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hand, breast, heart

by Nicole Angela Pearson


Years ago I came across the expression, “Turning what we call poison into medicine.”  For me, theater has always been a space of transformation, a luminous, magical place where all things are possible.  I have spent years as both an artist and an activist.  I thought my activism would help create the conditions for my artistic work.  However, after many years of activism it has become clear to me it is the reverse.  The artist uses their imagination to create visions that expand what is possible.  The activist steps into that space to create structures of change. Without the artist there is no successful activism.  We must craft experiences that put into the practice those lofty beautiful ideals of justice, interconnectedness and joy. As I have watched the world plunge further and further into darkness it became clear we were never going to think our way out. We had to feel the pain of it, we had to acknowledge all the terrible things we had weathered. We had to find peace with those things.  The pain itself was information, a kind of wisdom we have to learn how to harness.  Not alone but together, in community.  The play is one woman's journey from familial pain to communal suffering.  And finally to the joy that connection brings.



Trauma, theater and healing


The title of the play hand, breast, heart comes from a physical grounding response to reconnect mind and body in the face of a traumatic experience or memory.  The practice came to me when I found myself in the midst of a troubling waking memory.  The memory was so real I completely lost sense of where I was, even more troubling I could not easily bring myself out. In fact, I felt trapped and got very scared. I was in a grocery store and had to think quickly about what to do.  My options at the time were either run out of the store screaming or find a way to get back into my body. Desperate for something to do I looked at my hand. Relieved I could recognize my hand I placed it on my chest where I could feel the warm, softness of my breast.  In that stillness of relief, I began to feel the pulsing beat of my heart.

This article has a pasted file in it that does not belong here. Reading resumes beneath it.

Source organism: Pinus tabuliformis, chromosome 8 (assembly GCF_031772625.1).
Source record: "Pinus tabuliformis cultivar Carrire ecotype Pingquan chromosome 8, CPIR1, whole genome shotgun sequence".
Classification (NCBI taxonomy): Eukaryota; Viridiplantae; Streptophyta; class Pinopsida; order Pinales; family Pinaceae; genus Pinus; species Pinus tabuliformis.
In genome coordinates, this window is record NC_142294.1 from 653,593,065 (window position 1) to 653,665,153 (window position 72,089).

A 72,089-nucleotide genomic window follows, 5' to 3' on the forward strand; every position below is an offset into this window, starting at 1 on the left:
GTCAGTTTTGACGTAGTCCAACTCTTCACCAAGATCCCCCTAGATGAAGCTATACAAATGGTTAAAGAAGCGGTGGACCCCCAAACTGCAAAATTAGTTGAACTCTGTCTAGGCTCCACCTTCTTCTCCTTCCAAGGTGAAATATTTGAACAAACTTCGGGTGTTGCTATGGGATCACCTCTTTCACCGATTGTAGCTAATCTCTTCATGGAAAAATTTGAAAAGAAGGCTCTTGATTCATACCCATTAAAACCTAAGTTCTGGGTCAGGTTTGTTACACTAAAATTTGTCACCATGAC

That experience planted a seed.  I knew the memory I experienced was not personal.  It had no connection to my lived reality but somehow the memory made itself known to me.  It seemed clear memories keep showing up because they need us to remember them. They need us to acknowledge what happened. I began to wonder how many horrific events continue to haunt us? How much of our current violence and trauma is built on the old violence and trauma?  How much of their energy remains in the spaces where they occurred?  Is there a way for us to hold them, to look at them without causing further harm?  What information might be found in these experiences?  Is there something they might teach us?  The continued harms we see inflicted make it imperative we find ways to break this cycle of violence and trauma.  From this sense of urgency I began to imagine ways to release ourselves from their grip. 


Theater presents us with an opportunity to collectively look at the most challenging aspects of our humanity. It is a collaborative artistic expression that both relies on and creates community The magic experienced in theater is real. We create a container where we engage not only the audience but with the unseen energies and spirits that flow all around us. We play with those spirits, we channel them, we give voice to their experience. In doing so we connect to the theater's ritual roots. We create a communal gathering to transform the most painful experiences into art and in doing so find peace and healing.    

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